Steven Soderbergh'sThe Informant!
--like the director's one-two Oscar® punch,Erin Brockovich
--is an energetic exposé of corporate/criminal chicanery with wide-ranging implications for life in these United States. Not so much like those movies, it plays as hyper-caffeinated comedy. At its center is Mark Whitacre (Matt Damon), a biochemist and junior executive at agri-giant Archer Daniels Midland who, in 1992, began feeding the FBI evidence of ADM's involvement in price fixing. Mark's motive for doing so is elusive, sometimes self-contradictory, and subject to mutation at any moment. To describe him as bipolar would be akin to finding the Marx Brothers somewhat zany. His Fed handlers, along with the audience, start thinking of him as a hapless goofball. Then they and we get blind-sided with the revelation of further dimensions of Mark's life at ADM, and the nature of the investigation--and the movie--changes. That will happen again. And again. It's Soderbergh's ingenious strategy to make us fellow travelers on Mark's crazy ride, virtually infecting us with a short-term version of his dysfunctionality.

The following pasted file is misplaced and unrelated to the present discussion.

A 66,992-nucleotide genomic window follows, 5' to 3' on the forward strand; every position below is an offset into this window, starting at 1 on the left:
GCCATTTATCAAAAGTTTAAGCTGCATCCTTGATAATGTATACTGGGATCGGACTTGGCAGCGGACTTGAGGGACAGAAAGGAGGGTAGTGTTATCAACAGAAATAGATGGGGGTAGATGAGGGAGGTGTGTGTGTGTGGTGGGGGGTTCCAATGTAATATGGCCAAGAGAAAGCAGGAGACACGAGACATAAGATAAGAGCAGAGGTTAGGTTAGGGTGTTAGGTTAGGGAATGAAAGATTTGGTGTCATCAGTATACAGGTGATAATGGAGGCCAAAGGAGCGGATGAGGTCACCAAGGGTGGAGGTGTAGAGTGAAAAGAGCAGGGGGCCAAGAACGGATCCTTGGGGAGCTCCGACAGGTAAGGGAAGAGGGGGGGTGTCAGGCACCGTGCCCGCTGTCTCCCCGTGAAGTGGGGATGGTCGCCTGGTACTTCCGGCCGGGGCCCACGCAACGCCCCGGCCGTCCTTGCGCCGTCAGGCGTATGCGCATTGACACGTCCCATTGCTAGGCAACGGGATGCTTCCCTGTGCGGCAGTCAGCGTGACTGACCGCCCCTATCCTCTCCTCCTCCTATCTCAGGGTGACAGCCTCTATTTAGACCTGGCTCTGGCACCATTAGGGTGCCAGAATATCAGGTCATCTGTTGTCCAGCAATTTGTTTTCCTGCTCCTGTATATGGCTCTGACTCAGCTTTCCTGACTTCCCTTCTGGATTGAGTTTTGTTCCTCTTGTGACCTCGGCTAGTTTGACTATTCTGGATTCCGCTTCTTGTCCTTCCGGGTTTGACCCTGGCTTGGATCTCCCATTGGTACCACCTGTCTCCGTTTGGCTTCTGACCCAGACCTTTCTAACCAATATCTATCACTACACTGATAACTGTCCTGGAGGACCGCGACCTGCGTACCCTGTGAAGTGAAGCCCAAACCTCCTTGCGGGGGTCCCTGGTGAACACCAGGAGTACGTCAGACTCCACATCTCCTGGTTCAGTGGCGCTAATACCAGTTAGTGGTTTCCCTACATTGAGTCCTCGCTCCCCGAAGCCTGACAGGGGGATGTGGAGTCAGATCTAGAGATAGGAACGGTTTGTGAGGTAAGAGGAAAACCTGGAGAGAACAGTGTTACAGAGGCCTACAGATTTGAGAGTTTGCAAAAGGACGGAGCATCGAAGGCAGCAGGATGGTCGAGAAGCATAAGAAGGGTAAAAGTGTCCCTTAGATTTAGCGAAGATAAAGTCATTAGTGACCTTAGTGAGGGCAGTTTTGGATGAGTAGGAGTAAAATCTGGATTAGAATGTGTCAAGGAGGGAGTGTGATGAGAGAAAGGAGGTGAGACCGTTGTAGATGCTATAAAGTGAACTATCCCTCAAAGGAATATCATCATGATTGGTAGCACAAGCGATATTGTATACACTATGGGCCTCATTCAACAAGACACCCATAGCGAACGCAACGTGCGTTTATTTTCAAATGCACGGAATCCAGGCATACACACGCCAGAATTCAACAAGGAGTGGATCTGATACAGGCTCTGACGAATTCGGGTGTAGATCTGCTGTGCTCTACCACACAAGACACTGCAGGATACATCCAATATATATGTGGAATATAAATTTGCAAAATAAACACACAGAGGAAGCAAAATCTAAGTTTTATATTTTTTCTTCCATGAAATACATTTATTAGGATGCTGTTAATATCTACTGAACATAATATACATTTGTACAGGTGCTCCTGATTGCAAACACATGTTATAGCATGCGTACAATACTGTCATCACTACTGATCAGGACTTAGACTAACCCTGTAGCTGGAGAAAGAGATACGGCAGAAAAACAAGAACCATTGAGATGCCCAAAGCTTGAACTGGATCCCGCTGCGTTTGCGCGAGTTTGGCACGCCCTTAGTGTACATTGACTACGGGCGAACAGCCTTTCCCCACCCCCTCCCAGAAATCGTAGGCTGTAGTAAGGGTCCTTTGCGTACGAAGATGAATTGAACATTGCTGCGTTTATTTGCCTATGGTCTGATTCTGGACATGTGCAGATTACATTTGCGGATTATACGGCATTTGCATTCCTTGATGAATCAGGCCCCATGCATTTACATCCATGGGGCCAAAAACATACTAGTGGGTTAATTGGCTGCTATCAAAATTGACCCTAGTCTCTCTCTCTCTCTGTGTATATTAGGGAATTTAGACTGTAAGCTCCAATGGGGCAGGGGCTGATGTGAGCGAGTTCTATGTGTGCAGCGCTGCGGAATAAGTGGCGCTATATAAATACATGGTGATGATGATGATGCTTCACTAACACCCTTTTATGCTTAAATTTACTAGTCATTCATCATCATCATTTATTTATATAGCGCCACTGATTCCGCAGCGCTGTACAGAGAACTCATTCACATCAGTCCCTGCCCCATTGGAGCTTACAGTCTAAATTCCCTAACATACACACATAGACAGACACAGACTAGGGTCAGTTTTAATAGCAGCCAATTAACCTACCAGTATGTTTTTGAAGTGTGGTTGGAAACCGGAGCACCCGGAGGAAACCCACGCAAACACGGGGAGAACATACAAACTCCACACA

Props to screenwriter Scott Z. Burns for boiling down Kurt Eichenwald's 600-page book The Informant: A True Story without sacrificing coherence. And Matt Damon, bulked up by 30 pounds and spluttering his manic lines from under a caterpillar mustache, reconfirms his virtuosity and his willingness to dive deep into such a ...